Auto City has been closed for nearly a decade, but the used car lot Bob Bakewell ran for 40 years in Fairbury didn’t need much work to get ready for this weekend.
A grandson mowed the grass, and that was about it.
The harder part — hauling 20 antique and collector cars with dead batteries to the lot, then jockeying them into position — took four people and a tractor a full two days.
But it was worth it, said Jared Bakewell, the grandson.
“I have a lot of memories of going to Grandpa’s car lot,” he said. “And to put the cars on that lot is kind of a fun, special experience.”
When his grandfather wasn’t selling cars or running his small loan and insurance agency, he was becoming known as Nebraska’s Chrysler Man — showing antique cars, judging antique cars and collecting antique cars, amassing more than 40 at one point.
Bob Bakewell died in 2016, and his family has decided to sell the majority of his fleet — 20 cars from the '20s through the '80s.
“All of them were regularly driven. Every time I was down to the farm, he had another that he was driving that week,” Jared Bakewell said. “These cars need to be driven, and we’re just not able to drive them the way he did.”
They’re selling them through an online-only auction managed by Yvette VanDerBrink, who sold the 500-vehicle Lambrecht Chevrolet collection in 2013 and drew 30,000 people to Pierce County.
But the public and potential buyers will get a chance to see the cars in person Sunday at Auto City, which the family will reopen for an afternoon.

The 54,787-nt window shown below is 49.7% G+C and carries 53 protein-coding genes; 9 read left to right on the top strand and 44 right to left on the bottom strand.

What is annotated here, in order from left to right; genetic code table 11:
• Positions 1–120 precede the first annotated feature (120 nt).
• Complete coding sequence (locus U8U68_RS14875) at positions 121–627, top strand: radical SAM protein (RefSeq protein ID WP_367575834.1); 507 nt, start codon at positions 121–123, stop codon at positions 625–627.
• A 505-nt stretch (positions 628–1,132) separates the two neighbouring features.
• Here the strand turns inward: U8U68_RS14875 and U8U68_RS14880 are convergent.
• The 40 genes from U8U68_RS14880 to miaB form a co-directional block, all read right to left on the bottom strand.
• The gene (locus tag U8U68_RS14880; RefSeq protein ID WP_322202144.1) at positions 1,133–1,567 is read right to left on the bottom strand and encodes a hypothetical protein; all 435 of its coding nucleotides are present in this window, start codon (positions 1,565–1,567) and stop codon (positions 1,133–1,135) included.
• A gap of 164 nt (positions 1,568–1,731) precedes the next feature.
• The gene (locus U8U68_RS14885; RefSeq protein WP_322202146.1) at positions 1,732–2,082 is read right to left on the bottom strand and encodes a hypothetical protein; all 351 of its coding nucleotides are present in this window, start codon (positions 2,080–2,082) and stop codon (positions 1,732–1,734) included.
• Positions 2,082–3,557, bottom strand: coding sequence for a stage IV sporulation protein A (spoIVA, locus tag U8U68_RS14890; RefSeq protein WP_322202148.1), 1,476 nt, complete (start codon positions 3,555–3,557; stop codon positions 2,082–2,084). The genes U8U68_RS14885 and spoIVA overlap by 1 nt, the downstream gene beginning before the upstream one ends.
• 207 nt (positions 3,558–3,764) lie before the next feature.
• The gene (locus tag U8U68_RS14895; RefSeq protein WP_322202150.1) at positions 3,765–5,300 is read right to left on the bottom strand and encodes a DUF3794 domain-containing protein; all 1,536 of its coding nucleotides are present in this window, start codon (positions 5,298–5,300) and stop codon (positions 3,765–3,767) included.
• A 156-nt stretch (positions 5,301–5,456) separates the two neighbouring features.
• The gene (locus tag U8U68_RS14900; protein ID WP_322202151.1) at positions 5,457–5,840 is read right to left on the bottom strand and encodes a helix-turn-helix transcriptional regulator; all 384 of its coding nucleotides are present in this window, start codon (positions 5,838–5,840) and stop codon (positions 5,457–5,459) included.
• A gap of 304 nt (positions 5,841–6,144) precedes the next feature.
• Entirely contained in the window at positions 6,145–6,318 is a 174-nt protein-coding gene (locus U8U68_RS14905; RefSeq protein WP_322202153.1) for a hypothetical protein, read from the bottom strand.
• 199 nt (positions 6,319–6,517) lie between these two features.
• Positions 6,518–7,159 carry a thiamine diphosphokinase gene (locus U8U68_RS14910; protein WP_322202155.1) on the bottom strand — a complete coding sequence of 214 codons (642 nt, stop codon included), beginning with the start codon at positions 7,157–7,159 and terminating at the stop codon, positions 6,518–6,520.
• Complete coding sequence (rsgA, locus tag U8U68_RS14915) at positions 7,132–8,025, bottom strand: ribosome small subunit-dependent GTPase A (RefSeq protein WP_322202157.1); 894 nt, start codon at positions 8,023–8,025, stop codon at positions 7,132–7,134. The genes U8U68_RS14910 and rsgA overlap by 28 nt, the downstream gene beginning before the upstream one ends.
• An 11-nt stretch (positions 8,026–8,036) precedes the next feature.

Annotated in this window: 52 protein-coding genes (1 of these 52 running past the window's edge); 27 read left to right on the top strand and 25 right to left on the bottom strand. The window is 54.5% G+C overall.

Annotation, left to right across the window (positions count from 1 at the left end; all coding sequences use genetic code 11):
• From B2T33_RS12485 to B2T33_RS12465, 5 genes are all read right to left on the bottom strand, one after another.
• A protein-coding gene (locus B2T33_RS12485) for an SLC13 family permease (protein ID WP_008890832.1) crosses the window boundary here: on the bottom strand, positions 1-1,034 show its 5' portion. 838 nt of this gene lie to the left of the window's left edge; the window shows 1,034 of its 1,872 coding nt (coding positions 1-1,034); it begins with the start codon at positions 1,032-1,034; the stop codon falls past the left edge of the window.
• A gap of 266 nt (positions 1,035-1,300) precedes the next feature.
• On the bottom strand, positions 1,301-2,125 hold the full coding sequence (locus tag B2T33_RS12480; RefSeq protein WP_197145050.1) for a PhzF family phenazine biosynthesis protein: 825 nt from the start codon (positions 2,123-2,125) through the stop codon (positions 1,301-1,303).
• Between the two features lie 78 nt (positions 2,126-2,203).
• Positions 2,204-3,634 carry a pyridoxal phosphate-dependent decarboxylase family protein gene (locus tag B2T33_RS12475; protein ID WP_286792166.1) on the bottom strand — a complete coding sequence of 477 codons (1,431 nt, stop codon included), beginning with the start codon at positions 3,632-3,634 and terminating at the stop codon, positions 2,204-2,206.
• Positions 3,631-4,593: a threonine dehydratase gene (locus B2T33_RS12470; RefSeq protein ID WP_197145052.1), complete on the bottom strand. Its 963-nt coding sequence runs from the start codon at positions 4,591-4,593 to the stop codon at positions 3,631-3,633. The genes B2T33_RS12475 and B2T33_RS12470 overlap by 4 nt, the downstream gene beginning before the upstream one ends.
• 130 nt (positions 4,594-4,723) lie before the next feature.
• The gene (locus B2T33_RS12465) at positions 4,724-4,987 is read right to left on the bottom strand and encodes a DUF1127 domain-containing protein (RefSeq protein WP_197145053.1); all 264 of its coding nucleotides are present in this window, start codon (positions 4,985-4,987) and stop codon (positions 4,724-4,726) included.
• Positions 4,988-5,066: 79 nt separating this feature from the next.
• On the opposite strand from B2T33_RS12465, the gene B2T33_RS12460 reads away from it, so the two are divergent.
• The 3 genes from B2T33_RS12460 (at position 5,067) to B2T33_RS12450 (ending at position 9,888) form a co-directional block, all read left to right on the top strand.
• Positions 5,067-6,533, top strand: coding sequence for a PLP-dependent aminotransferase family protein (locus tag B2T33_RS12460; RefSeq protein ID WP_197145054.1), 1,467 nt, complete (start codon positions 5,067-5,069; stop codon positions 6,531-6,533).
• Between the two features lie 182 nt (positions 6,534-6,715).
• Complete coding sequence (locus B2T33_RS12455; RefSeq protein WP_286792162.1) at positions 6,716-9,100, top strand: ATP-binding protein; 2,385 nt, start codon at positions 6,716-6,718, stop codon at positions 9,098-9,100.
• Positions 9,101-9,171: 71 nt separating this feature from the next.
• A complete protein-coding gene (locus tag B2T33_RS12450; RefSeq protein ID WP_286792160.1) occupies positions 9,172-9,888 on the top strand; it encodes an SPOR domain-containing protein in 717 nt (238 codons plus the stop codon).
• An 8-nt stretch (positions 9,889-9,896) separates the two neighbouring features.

Bob Bakewell started the dealership north of downtown Fairbury in the early 1970s, in part to sell the cars his loan company had repossessed, but he was soon hitting auto auctions in Omaha and Kansas City to fill the lot, said son Greg Bakewell.
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He wasn’t interested in selling muscle cars or sports cars. “It was the cars that most people wanted. Family cars. What Dad really knew, he knew who was looking for cars, and what they wanted. Those are the cars he got and brought back.”
He didn’t want to collect muscle cars or sports cars, either.
“His interest was in the cars most people drove, the Chryslers and the Plymouths and the Fords and things like that,” his son said. “He knew where a lot of these family-type cars were in Southeast Nebraska.”
Bakewell got his start working for Beatrice Motors — a Chrysler and Plymouth dealer — in the 1940s and '50s, and he’d kept track of some of the cars he sold.
When he started collecting, he tracked them down. Like a 1953 Chrysler Windsor two-door he’d sold new years earlier.
And the 1940 Chrysler convertible he first saw when he accepted it in trade in 1948 and then bought for himself nearly 65 years later. It still had the same seat covers. As of Friday, that car was leading the online auction — which ends Oct. 13 at 7 p.m. — with a high bid of $12,250.
It's followed closely by a rare 1937 Chrysler Air Flow, one of Bakewell’s favorites and a one-time cover model for a Chrysler collectible magazine.
Bakewell’s collection also includes a 1948 DeSoto Custom four-door sedan, a long, limo-like car that can accommodate a casket, his grandson said.
“It’s not a typical undertaker car, but it has the capacity to function that way,” Jared Bakewell said.
The family isn’t selling all of Bob Bakewell's cars; it moved those that family members want to keep to Bakewell’s farm near Endicott, where his wife, Jane, still lives.
But they hope the cars they sell remain on the road, because that’s where they belong. Bob Bakewell was known in Fairbury by what he drove. People would spot him on the street, or know he was having lunch at the sale barn by what was parked outside.
“He’d drive one for a week or two and put it back in the shed and take another one out,” Greg Bakewell said. “So we want to get them into the hands of people who are going to drive them.”